There are some more good nuggets in there. CEO Christopher Darby made over $2 million last year in total compensation, and Admiral Mike Mullen made $35,000 for his five-hour-a-week job on the board. I reached out to In-Q-Tel and Amazon’s AWS, Wickr’s parent, for a comment, but they didn’t respond to me. Maybe I’m tuned in to the wrong station?
Kevin T. Dugan
ARMs length. European antitrust authorities are expected to drag out its investigation into Nvidia’s $54 billion bid for rival chipmaker ARM, according to Reuters. This comes as previous answers to British government authorities didn’t satisfy concerns about an acquisition’s impact on competition. The European Commission will hold a hearing on Oct. 27.
Carbon copy. Google, which says it’s neutralized its total carbon emissions with offsets, unveiled two environmentally-minded programs today: a carbon footprint tracker for cloud customers, and a satellite imagery tool that allows for deeper analysis of environmental issues, according to Reuters. The cloud tool will let people see which of their data is wasting energy. The mapping tool has been in use by researchers since 2009, but is not being opened to businesses.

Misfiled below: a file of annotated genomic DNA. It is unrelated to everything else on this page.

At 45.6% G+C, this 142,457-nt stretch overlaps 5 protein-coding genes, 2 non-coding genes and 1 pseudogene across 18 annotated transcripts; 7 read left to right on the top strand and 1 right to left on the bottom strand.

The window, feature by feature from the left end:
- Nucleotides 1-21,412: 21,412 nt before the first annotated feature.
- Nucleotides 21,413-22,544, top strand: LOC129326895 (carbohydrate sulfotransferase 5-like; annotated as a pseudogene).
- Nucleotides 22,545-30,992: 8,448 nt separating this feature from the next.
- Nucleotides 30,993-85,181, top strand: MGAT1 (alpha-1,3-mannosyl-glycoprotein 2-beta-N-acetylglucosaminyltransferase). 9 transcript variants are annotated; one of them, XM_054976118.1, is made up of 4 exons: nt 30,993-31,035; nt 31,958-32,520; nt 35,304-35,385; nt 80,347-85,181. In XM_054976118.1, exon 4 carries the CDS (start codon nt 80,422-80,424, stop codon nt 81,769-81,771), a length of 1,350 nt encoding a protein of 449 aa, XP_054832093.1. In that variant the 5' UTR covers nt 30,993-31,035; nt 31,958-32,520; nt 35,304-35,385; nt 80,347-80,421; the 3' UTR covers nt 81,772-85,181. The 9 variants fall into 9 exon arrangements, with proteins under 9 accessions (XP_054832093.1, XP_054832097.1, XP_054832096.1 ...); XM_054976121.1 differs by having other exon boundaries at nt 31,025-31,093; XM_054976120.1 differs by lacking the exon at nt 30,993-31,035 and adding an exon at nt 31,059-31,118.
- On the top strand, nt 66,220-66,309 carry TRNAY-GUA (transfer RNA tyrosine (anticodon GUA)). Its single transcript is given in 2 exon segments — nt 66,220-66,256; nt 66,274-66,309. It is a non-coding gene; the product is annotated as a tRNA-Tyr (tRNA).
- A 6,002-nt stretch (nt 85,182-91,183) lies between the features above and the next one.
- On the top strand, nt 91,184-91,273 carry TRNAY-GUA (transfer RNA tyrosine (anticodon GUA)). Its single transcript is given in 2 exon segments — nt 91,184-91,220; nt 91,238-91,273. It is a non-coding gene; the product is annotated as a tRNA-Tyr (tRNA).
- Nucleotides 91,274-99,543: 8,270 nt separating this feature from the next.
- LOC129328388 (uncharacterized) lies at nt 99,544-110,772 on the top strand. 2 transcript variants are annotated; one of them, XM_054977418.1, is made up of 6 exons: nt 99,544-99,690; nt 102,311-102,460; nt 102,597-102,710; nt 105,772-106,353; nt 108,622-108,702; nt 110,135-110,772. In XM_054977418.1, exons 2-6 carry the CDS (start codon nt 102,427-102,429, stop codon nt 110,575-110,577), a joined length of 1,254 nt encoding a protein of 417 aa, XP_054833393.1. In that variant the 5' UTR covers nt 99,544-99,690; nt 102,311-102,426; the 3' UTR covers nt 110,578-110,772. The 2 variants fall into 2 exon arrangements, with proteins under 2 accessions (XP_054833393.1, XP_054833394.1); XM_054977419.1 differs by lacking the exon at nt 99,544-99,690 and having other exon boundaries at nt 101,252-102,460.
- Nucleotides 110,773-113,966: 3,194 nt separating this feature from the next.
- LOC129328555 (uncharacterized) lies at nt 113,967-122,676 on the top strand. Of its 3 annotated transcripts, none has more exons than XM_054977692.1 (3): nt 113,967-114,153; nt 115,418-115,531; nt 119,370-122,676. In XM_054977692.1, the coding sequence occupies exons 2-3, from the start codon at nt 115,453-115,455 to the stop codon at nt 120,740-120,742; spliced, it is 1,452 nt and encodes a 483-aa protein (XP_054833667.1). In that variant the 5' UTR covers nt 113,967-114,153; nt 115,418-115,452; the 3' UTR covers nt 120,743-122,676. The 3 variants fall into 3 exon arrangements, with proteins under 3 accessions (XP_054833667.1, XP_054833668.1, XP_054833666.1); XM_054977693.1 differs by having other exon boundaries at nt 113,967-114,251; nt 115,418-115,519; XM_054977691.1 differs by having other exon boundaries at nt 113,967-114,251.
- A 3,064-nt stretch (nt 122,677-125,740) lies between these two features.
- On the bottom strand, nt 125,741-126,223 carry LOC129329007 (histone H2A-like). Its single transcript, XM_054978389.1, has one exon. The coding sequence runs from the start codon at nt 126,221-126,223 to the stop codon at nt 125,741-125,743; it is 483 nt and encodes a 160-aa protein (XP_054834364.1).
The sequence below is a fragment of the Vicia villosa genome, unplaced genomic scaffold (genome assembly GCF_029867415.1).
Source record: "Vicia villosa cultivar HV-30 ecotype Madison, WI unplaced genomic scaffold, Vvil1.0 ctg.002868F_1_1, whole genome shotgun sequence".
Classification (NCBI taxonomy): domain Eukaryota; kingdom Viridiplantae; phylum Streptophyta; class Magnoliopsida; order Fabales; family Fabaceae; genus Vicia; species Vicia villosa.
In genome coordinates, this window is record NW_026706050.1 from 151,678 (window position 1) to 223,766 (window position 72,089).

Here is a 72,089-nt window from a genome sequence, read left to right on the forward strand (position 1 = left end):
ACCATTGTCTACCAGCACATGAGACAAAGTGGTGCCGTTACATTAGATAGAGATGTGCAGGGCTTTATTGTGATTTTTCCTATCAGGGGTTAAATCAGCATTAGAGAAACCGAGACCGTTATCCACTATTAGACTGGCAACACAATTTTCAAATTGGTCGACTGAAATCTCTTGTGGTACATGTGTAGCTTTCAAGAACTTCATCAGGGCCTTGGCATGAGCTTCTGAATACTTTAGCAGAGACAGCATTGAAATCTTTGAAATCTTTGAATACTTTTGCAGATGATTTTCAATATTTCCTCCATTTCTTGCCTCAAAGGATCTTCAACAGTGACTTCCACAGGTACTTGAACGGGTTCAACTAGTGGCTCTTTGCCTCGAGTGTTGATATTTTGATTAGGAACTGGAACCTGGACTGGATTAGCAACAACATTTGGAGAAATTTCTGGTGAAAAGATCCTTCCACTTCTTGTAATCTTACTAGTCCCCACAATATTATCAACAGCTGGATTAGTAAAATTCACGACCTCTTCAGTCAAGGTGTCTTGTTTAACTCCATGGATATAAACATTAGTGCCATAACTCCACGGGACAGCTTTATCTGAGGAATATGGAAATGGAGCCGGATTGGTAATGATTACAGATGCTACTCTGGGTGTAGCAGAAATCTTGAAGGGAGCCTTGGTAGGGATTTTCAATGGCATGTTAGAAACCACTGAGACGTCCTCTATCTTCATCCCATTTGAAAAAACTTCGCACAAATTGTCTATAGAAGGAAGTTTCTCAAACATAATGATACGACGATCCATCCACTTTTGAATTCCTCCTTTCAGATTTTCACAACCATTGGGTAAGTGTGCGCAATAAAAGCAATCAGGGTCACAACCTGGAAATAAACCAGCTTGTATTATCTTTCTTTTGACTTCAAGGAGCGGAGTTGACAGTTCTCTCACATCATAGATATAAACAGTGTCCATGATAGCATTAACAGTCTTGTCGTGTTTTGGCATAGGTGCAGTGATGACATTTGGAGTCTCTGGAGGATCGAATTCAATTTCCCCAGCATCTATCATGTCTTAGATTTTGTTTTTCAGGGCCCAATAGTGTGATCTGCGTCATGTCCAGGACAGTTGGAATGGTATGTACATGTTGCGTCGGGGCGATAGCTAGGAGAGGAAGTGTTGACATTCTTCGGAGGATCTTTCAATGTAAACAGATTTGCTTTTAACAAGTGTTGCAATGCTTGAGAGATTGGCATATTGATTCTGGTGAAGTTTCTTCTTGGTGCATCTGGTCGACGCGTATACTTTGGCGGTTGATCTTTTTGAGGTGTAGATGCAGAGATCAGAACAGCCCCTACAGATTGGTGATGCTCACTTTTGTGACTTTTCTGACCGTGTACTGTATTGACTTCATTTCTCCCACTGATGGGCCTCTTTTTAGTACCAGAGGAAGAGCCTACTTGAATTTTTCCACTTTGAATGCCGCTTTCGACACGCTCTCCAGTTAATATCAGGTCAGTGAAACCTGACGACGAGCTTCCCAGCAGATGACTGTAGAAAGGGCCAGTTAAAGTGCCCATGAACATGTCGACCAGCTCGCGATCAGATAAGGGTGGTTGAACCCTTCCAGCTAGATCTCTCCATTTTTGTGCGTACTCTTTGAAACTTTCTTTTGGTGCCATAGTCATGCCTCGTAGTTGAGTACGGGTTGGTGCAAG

Money code. Coding platform GitLab raised its valuation to about $10 billion for its upcoming initial public offering, according to Reuters. The entirely-remote company raised its price per share range to $66 to $69, from an earlier $55 to $60, as demand for high-growth tech companies in the public markets pushed the valuation higher.
Hitting the brakes. Passenger car sales in China fell 17% in September from the year-ago period, to 1.58 million, according to the Wall Street Journal. That’s the worst decline since March of last year, near the start of the global pandemic. The drop is coming as a global chip shortage saps sales, and China’s debt-fueled economy is getting rocked by major defaults.
FOOD FOR THOUGHT
Sexism in the Valley. About $140 billion in venture capital was invested in the first half of this year — a record-breaking number. Of that, $25 billion went to companies with a woman as a founder. Even though that’s the largest amount per dollar ever raised, it’s actually the lowest in five years as a percentage, according to Wired.